Explain the legal and ethical issues involved with forcing children diagnosed with schizophrenia to take medication for the disorder and how a PMHNP may address those issues.
Forced treatment of children has both legal and ethical implications. The law is clear that persons suffering from psychiatric disorders can be forced to receive treatment if the disorder is severe and requires immediate treatment, or if the patient presents an imminent danger to himself/herself or to others within the same environment. In this case, treatment can be forced if the patient lacks autonomous decision-making capacity as is the case with children who do not have the ability to communicate, reason, appreciate and understand. For that matter, the law allows for children to be subjected to involuntary psychiatric treatment when they meet the set conditions for risk for harm, diminished decision-making capacity and severity of the condition (Miller & Hanson, 2016).
While the law allows for forced treatment of children, this approach raises some ethical concerns since the patient is treated against his or her will. Firstly, there is a concern about respect for autonomy since the patient is manipulated and coerced to receive treatment. Still, it can be argued that forcing the patient to receive treatment is justified since it is intended to restore autonomy. Secondly, forced treatment does not respect the patient’s preferences and values, contrary to accepted ethical standards that every individual should have equal recognition irrespective of having a psychiatric disorder. Thirdly, psychiatric treatment is not an exact science and there is a possibility that the treatment could aggravate the condition instead of providing relief. This is a concern when it is considered that antipsychotics change the brain chemistry, and this could end up causing more harm in the long run (American Nurses Association, 2014).
As a PMHNP and given a situation in which the child is subjected to forced treatment, I should be more concerned with protecting the patient from harm and practicing beneficence rather than considering the patient’s ability to make autonomous decisions about treatment. Also, the issue should be addressed through considering the patient’s attitudes towards treatment and the need for treatment, social circumstances, expected consequences, and follow-up routines. Given that the patient has a right to reject treatment and this right can be restricted, then the decision by medical on forced treatment should be guided by three principles. Firstly, the patient must refuse treatment when recommended and be deemed incapable of making an autonomous decision on whether or not to accept treatment. Secondly, the patient must have an imperative need for the treatment. Finally, the prognosis for the disorder must be serious with unfavorable consequences if left untreated. These three steps should help the PMHNP in addressing the issues concerning forced treatment of children (Miller & Hanson, 2016). NURS6660 Week 9 Assignment 1: Early Onset Schizophrenia.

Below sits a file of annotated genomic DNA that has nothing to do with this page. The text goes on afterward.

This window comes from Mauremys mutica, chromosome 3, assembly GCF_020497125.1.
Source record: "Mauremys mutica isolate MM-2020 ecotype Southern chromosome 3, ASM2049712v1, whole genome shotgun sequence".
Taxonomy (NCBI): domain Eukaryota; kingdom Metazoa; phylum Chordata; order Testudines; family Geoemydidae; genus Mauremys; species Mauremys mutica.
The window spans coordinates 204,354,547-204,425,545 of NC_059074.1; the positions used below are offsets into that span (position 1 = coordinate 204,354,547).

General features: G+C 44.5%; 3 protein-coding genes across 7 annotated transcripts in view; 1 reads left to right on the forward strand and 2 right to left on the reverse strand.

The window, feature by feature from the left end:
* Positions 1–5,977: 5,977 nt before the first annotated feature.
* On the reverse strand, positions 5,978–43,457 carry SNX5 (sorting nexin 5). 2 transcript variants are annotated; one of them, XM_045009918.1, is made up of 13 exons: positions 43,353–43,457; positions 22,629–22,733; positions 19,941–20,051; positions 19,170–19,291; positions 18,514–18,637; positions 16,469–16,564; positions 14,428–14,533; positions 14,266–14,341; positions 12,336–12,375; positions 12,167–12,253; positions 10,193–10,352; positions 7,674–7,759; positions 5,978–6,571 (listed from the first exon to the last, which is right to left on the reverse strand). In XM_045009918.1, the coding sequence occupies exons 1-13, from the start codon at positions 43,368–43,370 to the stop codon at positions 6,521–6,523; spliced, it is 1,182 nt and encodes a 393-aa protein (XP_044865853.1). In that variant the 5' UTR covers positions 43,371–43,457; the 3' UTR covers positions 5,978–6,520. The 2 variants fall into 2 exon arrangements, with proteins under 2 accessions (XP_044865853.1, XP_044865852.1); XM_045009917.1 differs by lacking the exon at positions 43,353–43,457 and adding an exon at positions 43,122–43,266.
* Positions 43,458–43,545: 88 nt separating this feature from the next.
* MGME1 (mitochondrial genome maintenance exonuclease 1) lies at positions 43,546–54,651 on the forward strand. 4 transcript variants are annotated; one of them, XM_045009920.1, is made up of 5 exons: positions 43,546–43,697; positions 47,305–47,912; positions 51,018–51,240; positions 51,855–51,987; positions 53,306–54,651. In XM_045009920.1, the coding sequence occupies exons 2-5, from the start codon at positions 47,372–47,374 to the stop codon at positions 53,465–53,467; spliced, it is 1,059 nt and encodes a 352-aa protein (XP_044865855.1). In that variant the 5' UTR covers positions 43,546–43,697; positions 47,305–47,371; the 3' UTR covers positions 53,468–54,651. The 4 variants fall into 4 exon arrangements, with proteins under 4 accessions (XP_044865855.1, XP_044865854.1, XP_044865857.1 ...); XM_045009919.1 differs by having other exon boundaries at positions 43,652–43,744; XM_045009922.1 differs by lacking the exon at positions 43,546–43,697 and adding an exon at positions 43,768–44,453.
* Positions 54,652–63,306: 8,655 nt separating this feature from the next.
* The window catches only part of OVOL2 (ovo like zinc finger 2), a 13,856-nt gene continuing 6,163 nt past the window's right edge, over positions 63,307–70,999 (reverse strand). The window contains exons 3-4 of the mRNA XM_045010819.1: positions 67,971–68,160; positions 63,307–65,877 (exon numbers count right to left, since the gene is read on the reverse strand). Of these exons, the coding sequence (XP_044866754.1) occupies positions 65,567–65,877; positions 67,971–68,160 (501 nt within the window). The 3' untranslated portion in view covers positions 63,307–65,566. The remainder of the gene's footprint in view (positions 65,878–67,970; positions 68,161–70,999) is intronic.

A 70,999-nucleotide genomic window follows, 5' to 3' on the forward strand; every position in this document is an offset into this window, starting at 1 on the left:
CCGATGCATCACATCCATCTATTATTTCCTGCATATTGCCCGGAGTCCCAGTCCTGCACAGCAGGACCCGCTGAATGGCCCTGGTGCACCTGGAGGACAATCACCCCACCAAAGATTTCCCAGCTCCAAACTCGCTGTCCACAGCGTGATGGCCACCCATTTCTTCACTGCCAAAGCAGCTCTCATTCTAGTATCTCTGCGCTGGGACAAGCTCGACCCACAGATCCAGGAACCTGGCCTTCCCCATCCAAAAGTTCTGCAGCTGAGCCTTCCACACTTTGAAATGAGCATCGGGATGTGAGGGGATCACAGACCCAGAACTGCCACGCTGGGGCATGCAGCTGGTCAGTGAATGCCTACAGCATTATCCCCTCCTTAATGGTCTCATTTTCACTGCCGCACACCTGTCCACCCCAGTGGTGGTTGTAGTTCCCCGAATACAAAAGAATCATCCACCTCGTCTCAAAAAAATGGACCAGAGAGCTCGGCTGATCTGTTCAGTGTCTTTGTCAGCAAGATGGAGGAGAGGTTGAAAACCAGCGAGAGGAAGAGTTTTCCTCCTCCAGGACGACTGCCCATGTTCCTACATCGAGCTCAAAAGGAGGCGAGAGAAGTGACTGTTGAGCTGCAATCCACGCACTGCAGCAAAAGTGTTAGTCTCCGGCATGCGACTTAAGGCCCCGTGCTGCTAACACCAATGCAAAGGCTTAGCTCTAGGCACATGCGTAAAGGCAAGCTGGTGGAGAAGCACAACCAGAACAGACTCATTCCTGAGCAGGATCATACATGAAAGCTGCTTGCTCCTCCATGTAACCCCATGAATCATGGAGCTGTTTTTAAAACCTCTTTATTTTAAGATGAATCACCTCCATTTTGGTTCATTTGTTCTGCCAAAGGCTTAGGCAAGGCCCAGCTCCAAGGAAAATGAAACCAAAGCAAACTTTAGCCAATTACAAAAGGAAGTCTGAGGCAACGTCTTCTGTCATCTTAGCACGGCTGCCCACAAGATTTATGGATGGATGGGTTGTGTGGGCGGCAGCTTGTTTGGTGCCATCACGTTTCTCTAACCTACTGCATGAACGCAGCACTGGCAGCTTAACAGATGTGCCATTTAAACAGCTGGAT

American Nurses Association (2014). Psychiatric-mental health nursing: scope and standards of practice (2nd ed.). Washington, DC: Author.
Miller, D. & Hanson, A. (2016). Committed: the battle over involuntary psychiatric care. Baltimore, MD: Johns Hopkins University Press.
Sadock, B. J., Sadock, V. A., & Ruiz, P. (2014). Kaplan & Sadock’s synopsis of psychiatry: behavioral sciences/clinical psychiatry (11th ed.). Philadelphia, PA: Wolters Kluwer.
Sperry, L. (2016). Handbook of diagnosis and treatment of DSM-5 personality disorders: assessment, case conceptualization, and treatment (3rd ed.). New York, NY: Routledge.
Stahl, S. M. (2014). Prescriber’s guide: Stahl’s essential psychopharmacology (5th ed.). New York, NY: Cambridge University Press. NURS6660 Week 9 Assignment 1: Early Onset Schizophrenia.